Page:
|Member(s):||All NEA member countries|
Under the NEA Statute
International Atomic Energy Agency (IAEA)|
|Date of creation:||29 March 2019|
|End of mandate:||29 March 2021|
Mandate (Document reference):
Mandate (Document extract):
Extract of document NEA/CRPPH/INEX(2018)3/PROV
The Working Party on Nuclear Emergency Matters (WPNEM) established the Expert Group on comparison and understanding of Dose Prognosis (EGDP), in order to allow member countries to collaboratively address the issue of improving cross-border co-ordination through a common understanding of the factors that influence dose projection codes and result in different outputs.
This expert group supports the mandate of the Committee for Radiological Protection and Public Health (CRPPH), which states: “the Committee shall … promote international collaboration on specific radiological protection and radiation-related public health topics of interest to the NEA member countries in the framework of the NEA Strategic Plan” NEA/NE(2017)13, Appendix I]. The EGDP also supports the WPNEM mission “to improve nuclear emergency management systems within NEA member countries, and to share its knowledge and experience widely” and, in particular, to “identify and investigate as appropriate further advancements in all aspects of emergency preparedness and response for nuclear/radiological emergencies (including accidents and consequence management of malicious acts) …” NEA/CRPPH/INEX(2016)4/REV1
The main objective of the EGDP is to collaboratively address the issue of improving cross-border co-ordination through a common understanding of the outputs of dose projection codes, which influence the decisions on protective actions.
The scope of the EGDP will be limited to the dose prognosis phase, as a basis for the recommendations of early protective measures (sheltering, Iodine Thyroid Blocking (ITB, evacuation). It will not include the phase where measurements of fallout are used as inputs to the dose projection codes.
This scope will cover the origin of uncertainties and how these are communicated to the different stakeholders (decision-makers, implementors and the public).
Methods of Working
The EGDP membership shall be composed of experts in emergency preparedness and response. Members may bring experts from their organisations to enrich the exchanges between the regulatory bodies.
Periodically, the EGDP will report to the CRPPH and assist the Committee with its work.
The working methodology of the EGDP will be based on an exercise, where member countries use the same agreed-upon source term for a given accident site. Each member country will run their own dose prognosis code and the results are to be compared. The EGDP will analyse and investigate the reasons for differences and uncertainty ranges.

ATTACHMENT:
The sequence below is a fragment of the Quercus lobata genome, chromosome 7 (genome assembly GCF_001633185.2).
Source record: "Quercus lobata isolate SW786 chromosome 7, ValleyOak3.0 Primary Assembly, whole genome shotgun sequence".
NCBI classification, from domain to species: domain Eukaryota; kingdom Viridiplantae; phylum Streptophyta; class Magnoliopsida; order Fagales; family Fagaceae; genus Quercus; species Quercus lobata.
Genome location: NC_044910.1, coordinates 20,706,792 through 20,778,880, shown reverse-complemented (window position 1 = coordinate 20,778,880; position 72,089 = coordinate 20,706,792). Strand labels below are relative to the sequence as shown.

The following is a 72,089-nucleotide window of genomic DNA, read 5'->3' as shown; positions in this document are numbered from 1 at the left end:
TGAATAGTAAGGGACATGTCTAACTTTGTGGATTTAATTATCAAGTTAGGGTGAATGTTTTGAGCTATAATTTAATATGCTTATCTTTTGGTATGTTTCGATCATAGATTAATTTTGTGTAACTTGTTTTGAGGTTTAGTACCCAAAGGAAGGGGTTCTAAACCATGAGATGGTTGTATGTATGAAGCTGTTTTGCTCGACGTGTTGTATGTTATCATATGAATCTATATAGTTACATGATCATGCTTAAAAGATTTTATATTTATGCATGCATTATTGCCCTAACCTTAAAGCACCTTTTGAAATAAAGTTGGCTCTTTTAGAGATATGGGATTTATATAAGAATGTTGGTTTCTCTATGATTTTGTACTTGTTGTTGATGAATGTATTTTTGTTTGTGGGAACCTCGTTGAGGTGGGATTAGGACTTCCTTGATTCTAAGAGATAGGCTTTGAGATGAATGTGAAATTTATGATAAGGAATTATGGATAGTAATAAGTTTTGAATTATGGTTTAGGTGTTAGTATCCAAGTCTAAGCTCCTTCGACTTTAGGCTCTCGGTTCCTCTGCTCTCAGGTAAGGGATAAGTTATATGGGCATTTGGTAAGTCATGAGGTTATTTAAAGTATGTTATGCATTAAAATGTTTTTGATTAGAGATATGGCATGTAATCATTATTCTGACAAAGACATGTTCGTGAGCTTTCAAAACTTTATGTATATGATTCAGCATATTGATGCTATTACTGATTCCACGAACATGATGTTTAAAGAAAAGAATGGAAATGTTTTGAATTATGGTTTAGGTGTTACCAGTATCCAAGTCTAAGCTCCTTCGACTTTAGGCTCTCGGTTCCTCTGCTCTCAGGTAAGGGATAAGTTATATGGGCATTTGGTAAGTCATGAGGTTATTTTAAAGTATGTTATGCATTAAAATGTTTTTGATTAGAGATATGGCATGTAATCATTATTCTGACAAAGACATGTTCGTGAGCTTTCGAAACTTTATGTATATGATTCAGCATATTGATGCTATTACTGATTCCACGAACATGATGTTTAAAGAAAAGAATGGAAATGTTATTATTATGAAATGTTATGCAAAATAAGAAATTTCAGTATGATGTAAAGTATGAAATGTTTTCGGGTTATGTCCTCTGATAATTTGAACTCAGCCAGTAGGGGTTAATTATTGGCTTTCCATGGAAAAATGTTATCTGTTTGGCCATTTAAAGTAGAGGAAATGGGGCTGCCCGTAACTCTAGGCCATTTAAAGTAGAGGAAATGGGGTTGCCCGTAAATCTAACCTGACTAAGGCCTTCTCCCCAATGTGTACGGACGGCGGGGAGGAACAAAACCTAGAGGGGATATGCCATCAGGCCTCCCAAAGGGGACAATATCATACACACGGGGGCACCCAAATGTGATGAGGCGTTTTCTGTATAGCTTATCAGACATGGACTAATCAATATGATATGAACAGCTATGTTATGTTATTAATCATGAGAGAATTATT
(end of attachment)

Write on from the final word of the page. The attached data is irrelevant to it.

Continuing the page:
The first step will be the evaluation of the uncertainties and variabilities related to:
In a second step, the expert group will endeavour to:
Conduct an exercise using different dose prognosis codes with the same source term as input. The EGDP will initially use the same weather data (historical data for a chosen date). The EGDP may subsequently consider using the actual real-time weather data that a country would use in a real accident situation.
Compare dose prognosis outputs and investigate reasons for differences
The EGDP will interact as appropriate with other NEA standing technical committees and international organisations such as the International Atomic Energy Agency (IAEA) and the European Commission in order to apply the right expertise to the right issues. The WPNEM will seek good co-operation and co-ordination with other international organisations, and ensure greater efficiency by identifying areas of synergetic effort, clarifying roles, responsibilities and relevant activities to avoid duplicating efforts and optimise resources. In particular, the EGDP will build on the work and outcomes of the FASTRUN project and the European Union Horizon 2020 Fast Nuclear Emergency Tools (FASTNET) project. Additionally, the Heads of European Radiological Protection Competent Authorities (HERCA) and the European Platform on Preparedness for Nuclear and Radiological Emergency Response and Recovery (NERIS) are currently interested in similar activities. Meteorology experts will be invited to the EGDP to share their basis for analysis, uncertainties of results and how they communicate them. The EGDP will endeavour to keep these interested parties mutually informed and discuss possible collaboration.
Report summarising the methodology, development and main outcomes of an exercise, where member countries share their understanding of the outputs of dose projection codes that influence the decisions on protective actions. This report should:
provide an understanding of why the results are or may be different.
Focus on how the identified differences can be understood and taken into account by neighbouring countries.
Explore the possibility to define what could be considered to be “good general agreement” amongst the codes outputs.